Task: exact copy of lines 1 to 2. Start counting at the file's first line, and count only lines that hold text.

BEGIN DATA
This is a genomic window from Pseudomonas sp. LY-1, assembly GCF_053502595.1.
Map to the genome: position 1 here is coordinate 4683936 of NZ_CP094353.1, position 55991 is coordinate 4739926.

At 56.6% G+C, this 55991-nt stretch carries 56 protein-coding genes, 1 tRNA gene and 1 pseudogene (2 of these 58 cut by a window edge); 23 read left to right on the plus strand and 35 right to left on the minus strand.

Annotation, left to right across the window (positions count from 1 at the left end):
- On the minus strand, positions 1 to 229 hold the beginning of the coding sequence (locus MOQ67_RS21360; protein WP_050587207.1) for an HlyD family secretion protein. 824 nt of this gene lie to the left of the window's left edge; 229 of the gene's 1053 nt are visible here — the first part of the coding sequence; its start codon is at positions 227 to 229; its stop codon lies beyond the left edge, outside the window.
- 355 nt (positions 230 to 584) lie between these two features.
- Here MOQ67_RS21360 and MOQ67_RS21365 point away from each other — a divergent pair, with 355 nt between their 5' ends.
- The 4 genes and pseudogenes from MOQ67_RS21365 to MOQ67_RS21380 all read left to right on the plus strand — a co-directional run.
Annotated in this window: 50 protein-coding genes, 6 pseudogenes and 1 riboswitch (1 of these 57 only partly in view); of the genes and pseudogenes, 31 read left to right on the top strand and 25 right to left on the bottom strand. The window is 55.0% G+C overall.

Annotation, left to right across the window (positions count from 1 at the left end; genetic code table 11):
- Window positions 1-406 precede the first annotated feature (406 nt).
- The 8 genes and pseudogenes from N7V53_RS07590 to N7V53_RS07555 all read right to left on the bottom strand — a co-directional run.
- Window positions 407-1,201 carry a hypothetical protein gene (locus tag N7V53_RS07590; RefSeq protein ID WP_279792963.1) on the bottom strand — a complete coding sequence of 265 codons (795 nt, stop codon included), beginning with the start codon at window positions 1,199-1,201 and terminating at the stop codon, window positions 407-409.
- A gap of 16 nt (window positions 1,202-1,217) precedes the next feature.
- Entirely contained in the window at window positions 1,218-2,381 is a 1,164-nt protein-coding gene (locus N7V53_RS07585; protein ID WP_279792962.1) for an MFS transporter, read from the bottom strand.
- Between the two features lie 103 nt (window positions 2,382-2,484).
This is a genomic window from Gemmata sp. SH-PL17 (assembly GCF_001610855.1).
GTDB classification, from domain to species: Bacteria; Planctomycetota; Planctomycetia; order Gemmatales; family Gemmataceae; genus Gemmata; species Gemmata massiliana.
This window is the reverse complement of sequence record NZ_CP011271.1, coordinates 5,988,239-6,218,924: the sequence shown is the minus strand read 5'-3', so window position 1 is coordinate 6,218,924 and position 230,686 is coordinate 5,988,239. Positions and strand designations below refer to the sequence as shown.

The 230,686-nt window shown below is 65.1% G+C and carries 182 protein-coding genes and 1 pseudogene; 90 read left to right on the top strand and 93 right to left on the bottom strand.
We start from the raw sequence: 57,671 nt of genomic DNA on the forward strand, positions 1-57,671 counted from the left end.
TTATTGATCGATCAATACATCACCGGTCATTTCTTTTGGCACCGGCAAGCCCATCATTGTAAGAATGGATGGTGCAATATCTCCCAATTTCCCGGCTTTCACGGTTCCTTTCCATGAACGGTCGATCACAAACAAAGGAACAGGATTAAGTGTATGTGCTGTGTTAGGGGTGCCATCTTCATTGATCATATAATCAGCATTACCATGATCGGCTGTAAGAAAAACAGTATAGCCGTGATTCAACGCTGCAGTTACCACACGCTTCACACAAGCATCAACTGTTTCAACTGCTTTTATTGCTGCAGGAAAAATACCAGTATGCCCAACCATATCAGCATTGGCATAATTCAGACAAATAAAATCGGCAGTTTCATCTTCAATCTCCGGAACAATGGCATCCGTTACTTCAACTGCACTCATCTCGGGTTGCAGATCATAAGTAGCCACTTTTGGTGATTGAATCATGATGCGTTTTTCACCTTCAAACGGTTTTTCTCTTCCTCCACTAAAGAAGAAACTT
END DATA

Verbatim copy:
This is a genomic window from Pseudomonas sp. LY-1, assembly GCF_053502595.1.
Map to the genome: position 1 here is coordinate 4683936 of NZ_CP094353.1, position 55991 is coordinate 4739926.